European trade ministers are gathering in Brussels on Friday to discuss the “discriminatory” US Inflation Reduction Act but with just over a month to go before the legislation comes into force, there appears to be no concrete solution on the table yet.
The main issue for Europe is to ensure it doesn’t enter into a trade war with the US which could splinter western unity in the face of Russia’s illegal war on Ukraine.
“The Inflation Reduction Act as it stands now is quite worrisome, very worrisome, to be honest,” Liesje Schreinemacher, the Dutch Minister for Foreign Trade and Development Cooperation, said upon her arrival at the Foreign Affairs Council.
“We have to take it step by step. I want to avoid a trade war by any means, because it hurts the US economy, it hurts the European economy. So no one benefits from any trade war.”
Her Irish counterpart, Leo Varadkar, meanwhile said that the US legislation has “put a spanner in the works” in trade relations between the US and EU.
‘Need for action’
Washinton’s $430 billion anti-inflation bill includes state aid to boost US manufacturing and incentives for consumers to buy American products including cars, batteries and renewable energies. It was signed into law in August and will come into force next year.
EU officials say that the bill risks unfairly discriminating against its own products and that it goes against international trade rules.
“There are $367 billion of US subsidies, of which $200 billion are actually not WTO (World Trade Organisation) compliant,” Olivier Becht, French Minister for Foreign Trade and Attractiveness told reporters.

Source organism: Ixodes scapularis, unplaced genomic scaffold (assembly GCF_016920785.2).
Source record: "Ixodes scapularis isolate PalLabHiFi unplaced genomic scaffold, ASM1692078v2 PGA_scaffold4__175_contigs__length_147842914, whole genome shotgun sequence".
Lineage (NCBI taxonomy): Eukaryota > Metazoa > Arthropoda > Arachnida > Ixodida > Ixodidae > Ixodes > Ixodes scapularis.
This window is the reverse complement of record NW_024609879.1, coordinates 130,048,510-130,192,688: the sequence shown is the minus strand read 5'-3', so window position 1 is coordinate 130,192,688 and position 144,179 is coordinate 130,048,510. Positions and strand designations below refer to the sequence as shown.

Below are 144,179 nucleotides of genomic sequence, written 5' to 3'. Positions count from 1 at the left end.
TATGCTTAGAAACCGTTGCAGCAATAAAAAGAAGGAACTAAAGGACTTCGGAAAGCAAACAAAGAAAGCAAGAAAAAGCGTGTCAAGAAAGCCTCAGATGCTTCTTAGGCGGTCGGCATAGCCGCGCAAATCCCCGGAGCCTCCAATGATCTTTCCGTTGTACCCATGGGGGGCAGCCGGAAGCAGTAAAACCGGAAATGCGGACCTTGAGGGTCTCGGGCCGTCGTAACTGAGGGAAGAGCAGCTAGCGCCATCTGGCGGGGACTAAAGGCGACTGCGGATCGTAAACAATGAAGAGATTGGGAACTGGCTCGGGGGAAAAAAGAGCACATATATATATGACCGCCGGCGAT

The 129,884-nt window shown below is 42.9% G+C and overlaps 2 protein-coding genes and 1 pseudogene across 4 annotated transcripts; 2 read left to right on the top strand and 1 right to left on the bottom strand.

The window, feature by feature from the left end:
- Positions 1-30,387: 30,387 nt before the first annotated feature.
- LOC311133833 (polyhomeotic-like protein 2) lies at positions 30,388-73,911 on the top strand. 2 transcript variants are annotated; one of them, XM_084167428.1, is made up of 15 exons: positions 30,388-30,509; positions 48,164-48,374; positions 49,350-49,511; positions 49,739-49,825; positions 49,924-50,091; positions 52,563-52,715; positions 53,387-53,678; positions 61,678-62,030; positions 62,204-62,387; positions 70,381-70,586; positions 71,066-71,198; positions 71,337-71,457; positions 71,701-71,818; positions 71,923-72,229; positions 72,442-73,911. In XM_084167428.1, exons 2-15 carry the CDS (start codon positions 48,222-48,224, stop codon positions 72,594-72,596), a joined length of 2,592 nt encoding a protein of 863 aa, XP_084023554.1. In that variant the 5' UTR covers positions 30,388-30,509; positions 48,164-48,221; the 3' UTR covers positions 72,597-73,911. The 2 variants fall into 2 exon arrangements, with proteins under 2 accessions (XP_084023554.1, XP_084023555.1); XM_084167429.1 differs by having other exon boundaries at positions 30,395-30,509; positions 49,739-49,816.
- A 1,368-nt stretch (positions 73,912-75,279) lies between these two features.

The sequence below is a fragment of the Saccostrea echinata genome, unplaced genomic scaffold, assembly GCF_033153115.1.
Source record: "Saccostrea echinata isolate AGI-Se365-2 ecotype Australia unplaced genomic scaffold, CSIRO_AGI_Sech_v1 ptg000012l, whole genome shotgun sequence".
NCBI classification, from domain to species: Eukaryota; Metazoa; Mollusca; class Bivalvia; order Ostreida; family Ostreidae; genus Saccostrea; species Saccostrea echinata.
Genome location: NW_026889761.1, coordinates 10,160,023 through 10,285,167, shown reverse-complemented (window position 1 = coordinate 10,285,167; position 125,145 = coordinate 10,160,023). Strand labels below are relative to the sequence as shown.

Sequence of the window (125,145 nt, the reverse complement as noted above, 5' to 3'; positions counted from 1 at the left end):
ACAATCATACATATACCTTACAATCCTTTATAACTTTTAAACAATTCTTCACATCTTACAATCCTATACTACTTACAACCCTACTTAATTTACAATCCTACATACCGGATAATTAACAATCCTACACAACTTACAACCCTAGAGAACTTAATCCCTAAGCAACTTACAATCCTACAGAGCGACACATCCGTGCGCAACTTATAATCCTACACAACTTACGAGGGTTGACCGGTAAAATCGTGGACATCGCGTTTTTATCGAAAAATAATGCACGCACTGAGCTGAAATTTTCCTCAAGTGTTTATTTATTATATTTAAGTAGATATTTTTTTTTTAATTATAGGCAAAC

And with energy prices much higher in Europe than in the US as a result of the war in Ukraine, there is an added fear that many flagship European industries could relocate across the Atlantic to take advantage of local state aid and lower energy costs.
A joint EU-US Task Force to resolve the issue has been set up and two meetings have now taken place. A third is to be held soon. The bloc’s position is that its manufacturers should be granted the same access to the US market as those from Mexico and Canada.
“I think the need for action will be pretty soon,” Johan Forssell, Sweden’s Minister for Foreign Trade and International Development Cooperation said.
“The Task Force has another couple of weeks to go, very forced time schedule here,” he went on. “I think we cannot wait too long until we make a decision because I mean, the IRA, the decision has already been made in the US and this has started happening now.”
Varadkar also said that Ireland hopes that a solution can be found at the negotiating table but also emphasised that “I think it’s fair to say that absent that, there will have to be a response from the European Union”
“Nobody wants to get into a tit-for-tat or a subsidy race. But what the US has done really isn’t consistent with the principles of free trade and fair competition,” he added.
A Buy European Act?
The options however are limited.
Taking the matter to the WTO is largely deemed a dead-end as efforts to reform the organisation have been stalled for years. The main issue is its dispute settlement system which the US has more-or-less abandoned, turning instead to a bilateral approach to resolve its issues with other countries.
“We also know that taking the dispute to the WTO if the Dispute Settlement Body is not changed, well that is also a risk,” France’s Becht noted.
The solutions he mentioned “could be either coercive or obviously support our own companies, here on European soil.”
France has publicly supported a so-called “Buy European Act” to counter the Inflation Reduction Act and the large subsidies the Chinese state gives to its own companies.
President Emmanuel Macron is largely expected to address the topic with US President Joe Biden when he visits Washington next week.